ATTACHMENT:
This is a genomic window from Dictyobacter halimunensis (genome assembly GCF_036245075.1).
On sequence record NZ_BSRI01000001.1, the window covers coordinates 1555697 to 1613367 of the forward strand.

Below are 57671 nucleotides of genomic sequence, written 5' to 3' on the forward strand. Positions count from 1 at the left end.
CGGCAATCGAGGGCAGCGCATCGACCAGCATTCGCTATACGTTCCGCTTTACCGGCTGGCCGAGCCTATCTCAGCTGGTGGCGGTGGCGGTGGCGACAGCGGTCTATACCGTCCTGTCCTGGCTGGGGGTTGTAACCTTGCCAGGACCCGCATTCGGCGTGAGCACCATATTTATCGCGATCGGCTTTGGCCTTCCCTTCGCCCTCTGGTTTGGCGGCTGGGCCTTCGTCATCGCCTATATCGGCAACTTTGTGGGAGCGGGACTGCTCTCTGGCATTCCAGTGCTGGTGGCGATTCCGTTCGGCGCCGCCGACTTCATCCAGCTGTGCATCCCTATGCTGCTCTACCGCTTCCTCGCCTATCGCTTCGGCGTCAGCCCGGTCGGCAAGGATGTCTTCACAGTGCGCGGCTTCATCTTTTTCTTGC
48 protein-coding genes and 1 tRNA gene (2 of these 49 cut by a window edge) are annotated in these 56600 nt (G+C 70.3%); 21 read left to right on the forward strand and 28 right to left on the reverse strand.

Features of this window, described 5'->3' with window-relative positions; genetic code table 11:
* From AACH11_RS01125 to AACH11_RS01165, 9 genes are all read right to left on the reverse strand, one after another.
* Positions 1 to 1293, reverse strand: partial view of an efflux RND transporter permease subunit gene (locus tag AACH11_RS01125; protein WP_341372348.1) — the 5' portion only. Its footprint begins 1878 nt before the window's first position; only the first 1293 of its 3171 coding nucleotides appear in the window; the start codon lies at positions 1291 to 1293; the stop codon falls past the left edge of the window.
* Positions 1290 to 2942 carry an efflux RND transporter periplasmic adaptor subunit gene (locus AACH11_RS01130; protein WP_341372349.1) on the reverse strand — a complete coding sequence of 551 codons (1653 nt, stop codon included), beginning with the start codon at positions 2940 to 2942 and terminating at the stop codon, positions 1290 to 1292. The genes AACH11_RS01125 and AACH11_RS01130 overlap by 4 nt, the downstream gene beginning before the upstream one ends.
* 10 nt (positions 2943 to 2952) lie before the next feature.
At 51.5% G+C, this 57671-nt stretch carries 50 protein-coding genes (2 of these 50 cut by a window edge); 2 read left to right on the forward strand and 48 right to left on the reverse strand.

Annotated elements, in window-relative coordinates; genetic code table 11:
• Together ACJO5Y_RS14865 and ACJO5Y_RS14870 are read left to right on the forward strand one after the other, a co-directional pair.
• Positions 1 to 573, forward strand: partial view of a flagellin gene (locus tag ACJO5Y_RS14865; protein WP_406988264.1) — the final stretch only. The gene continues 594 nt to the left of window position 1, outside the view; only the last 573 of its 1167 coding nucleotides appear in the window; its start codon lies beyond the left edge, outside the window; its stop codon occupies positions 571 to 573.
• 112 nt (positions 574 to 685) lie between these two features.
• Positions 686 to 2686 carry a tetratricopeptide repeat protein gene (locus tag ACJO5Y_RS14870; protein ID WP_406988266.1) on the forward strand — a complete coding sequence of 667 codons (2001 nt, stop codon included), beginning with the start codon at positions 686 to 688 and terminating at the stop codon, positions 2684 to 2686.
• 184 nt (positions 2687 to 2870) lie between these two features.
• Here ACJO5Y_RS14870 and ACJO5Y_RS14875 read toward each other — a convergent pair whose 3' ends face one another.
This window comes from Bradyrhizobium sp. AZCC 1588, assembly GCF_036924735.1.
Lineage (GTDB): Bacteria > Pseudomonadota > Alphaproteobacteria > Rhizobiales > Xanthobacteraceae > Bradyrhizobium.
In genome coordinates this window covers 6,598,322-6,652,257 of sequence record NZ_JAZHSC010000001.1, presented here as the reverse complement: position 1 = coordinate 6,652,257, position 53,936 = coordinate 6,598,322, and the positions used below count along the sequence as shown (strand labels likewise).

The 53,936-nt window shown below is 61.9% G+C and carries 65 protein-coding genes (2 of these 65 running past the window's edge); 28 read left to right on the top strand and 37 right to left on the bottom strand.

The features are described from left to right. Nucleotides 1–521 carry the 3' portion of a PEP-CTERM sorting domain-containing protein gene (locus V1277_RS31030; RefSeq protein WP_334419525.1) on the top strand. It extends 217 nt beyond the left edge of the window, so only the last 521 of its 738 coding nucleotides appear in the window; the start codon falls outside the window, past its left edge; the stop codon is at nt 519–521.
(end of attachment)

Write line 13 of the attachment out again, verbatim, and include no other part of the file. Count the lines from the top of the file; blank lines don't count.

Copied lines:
• Together ACJO5Y_RS14865 and ACJO5Y_RS14870 are read left to right on the forward strand one after the other, a co-directional pair.